NEW YORK, NY--(Marketwired - October 26, 2016) -
- In the age of the social network, customer lifetime value may be an outdated metric
- A single-minded focus on gaining revenue from one customer misses the opportunity to tap into one of their most important assets: their connections
- Measuring ROI on campaigns only to targeted customers discounts what is achieved through their friends and connections
Traditionally, companies look to a customer's lifetime value (CLV) -- a measure of how profitable their relationship with an individual will be over time -- but new research from Columbia Business School indicates that traditional CLV measures can sharply underestimate the true value of the connected consumer. Today's social networks can turn regular people -- not necessarily big spenders -- into major influencers.
The research was conducted by Columbia Business School professors of marketing, Eva Ascarza and Oded Netzer, both of whom specialize in using data to gain a deeper understanding of customer behavior and models predicting changes in that behavior.
"Marketers are missing out on a substantial piece of the pie if their customer relationship marketing (CRM) campaigns only consider the profitability generated by their targeted customers. CRM campaigns also need to include and measure the changes in activity among those connected to the targets," said Ascarza.
Firms and industries with network-based products and services such as telecommunications, online video games, or file-sharing services like Dropbox are naturally positioned to take advantage of the connections among their users. But the benefits extend to more traditional industries as well.
"Because there is a social component to many types of goods and services -- restaurants, health clubs, golf courses -- there is an upside for these types of businesses to also consider the connections of their customers and invest effort into collecting that type of data," said Netzer.
The study Beyond the Target Consumer: Social Effects of CRM Campaigns was co-authored with Peter Ebbes from HEC Paris and Matt Danialson from the company Amplero, The objective was to investigate whether targeted CRM campaigns that aimed at changing the behavior of specific customers also affected the behavior of the targeted customers' connections, who were not targeted themselves. The study proved that not only was the behavior of the customers' connections affected, but also by ignoring their targeted consumers' social network, marketers are leaving a significant amount of money on the table. Even if the original targets' responses were lower than projected and generated less revenue, the response from their social network connections can more than make up for it.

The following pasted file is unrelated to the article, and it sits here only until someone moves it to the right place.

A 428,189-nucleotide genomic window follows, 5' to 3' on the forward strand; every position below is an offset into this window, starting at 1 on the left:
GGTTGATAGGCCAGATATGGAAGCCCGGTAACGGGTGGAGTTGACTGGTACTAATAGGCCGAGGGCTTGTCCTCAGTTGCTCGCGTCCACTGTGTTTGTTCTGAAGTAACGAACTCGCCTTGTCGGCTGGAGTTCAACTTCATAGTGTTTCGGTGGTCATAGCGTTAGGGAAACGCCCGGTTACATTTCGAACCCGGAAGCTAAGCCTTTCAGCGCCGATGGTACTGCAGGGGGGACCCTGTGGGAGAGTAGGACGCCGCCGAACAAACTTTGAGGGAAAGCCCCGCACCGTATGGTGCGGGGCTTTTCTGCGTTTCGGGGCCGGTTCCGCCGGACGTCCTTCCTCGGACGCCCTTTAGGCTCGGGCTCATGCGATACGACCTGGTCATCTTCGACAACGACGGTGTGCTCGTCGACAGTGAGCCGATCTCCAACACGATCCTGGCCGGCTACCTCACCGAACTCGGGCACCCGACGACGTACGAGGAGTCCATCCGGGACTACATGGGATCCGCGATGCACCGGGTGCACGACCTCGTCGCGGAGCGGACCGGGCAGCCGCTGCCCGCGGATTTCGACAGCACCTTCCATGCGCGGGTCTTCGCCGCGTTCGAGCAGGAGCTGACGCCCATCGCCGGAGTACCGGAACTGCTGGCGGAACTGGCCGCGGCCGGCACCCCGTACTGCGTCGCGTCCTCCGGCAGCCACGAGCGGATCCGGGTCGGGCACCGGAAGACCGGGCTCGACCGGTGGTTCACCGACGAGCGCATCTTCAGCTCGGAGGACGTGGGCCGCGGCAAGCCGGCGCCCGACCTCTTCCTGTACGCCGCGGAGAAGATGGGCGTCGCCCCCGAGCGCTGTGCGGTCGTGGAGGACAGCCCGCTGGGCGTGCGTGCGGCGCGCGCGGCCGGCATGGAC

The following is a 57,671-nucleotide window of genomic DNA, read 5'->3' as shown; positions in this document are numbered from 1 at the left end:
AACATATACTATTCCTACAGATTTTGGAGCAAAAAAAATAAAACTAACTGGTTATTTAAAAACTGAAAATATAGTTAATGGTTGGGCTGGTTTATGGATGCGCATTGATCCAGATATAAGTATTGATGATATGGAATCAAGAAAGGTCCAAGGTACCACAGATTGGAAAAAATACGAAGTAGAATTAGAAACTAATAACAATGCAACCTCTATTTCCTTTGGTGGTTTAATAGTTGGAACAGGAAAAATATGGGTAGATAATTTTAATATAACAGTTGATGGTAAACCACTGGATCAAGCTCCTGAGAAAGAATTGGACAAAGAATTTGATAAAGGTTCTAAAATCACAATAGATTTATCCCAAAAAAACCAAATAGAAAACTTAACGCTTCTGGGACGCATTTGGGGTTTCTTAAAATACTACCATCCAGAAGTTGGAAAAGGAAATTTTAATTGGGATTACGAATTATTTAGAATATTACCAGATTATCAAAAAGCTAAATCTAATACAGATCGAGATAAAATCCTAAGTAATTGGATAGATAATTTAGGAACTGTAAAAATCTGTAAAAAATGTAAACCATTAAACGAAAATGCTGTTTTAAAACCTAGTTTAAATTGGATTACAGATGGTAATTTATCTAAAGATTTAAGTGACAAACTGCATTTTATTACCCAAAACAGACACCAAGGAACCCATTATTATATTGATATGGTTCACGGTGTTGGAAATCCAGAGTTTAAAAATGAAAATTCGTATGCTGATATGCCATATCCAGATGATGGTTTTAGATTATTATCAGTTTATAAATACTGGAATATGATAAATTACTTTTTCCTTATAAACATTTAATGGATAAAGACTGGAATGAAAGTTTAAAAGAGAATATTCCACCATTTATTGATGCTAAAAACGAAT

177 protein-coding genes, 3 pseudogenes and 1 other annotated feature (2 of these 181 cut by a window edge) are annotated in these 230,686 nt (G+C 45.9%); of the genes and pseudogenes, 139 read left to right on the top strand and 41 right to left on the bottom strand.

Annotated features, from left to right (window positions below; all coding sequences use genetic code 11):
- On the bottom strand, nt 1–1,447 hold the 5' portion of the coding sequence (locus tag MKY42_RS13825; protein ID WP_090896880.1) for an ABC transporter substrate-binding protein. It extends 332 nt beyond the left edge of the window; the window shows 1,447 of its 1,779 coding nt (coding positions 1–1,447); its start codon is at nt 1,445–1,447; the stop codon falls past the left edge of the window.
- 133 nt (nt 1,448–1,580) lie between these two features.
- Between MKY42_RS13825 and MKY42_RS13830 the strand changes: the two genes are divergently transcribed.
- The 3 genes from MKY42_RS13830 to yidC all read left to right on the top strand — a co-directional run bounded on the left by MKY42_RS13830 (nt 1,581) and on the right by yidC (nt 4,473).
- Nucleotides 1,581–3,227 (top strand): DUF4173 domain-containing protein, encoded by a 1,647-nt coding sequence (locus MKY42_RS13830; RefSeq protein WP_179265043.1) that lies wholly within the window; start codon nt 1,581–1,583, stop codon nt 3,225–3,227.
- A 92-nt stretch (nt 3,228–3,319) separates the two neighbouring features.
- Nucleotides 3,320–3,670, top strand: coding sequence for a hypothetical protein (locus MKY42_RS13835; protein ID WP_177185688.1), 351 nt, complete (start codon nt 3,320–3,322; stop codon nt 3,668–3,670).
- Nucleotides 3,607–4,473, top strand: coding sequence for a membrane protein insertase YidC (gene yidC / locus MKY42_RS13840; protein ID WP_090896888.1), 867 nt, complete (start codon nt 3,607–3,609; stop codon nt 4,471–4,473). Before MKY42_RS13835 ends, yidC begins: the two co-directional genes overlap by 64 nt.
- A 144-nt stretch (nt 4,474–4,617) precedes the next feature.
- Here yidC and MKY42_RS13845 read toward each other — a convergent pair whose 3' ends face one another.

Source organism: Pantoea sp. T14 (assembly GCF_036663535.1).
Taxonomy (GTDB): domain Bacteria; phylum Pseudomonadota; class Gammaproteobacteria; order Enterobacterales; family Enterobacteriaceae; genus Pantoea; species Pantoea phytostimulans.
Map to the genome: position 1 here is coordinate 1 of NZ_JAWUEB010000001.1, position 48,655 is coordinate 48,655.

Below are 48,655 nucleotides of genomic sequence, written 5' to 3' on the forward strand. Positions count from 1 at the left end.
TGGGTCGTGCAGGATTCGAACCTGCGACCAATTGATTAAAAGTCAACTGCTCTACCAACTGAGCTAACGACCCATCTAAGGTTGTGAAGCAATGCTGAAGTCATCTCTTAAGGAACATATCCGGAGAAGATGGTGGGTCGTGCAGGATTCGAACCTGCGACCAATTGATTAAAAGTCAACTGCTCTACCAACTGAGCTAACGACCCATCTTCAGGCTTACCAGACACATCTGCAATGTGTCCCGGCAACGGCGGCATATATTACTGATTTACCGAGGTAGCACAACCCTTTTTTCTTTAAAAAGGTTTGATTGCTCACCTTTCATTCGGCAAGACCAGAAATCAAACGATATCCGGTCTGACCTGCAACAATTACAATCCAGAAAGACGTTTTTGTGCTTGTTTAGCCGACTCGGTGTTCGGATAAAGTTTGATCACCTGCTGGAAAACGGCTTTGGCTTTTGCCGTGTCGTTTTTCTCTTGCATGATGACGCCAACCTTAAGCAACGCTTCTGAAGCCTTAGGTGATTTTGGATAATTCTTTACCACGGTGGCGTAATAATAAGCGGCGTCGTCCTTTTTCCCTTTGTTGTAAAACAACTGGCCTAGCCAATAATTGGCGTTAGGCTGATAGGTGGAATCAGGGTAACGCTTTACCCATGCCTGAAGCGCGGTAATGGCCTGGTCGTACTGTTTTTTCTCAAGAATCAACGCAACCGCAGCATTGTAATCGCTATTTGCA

To learn more about the cutting-edge research being conducted at Columbia Business School, please visit www.gsb.columbia.edu.
About Columbia Business School
Columbia Business School is the only world-class, Ivy League business school that delivers a learning experience where academic excellence meets with real-time exposure to the pulse of global business. Led by Dean Glenn Hubbard, the School's transformative curriculum bridges academic theory with unparalleled exposure to real-world business practice, equipping students with an entrepreneurial mindset that allows them to recognize, capture, and create opportunity in any business environment. The thought leadership of the School's faculty and staff members, combined with the accomplishments of its distinguished alumni and position at the center of global business, means that the School's efforts have an immediate, measurable impact on the forces shaping business every day. To learn more about Columbia Business School's position at the very center of business, please visit www.gsb.columbia.edu.
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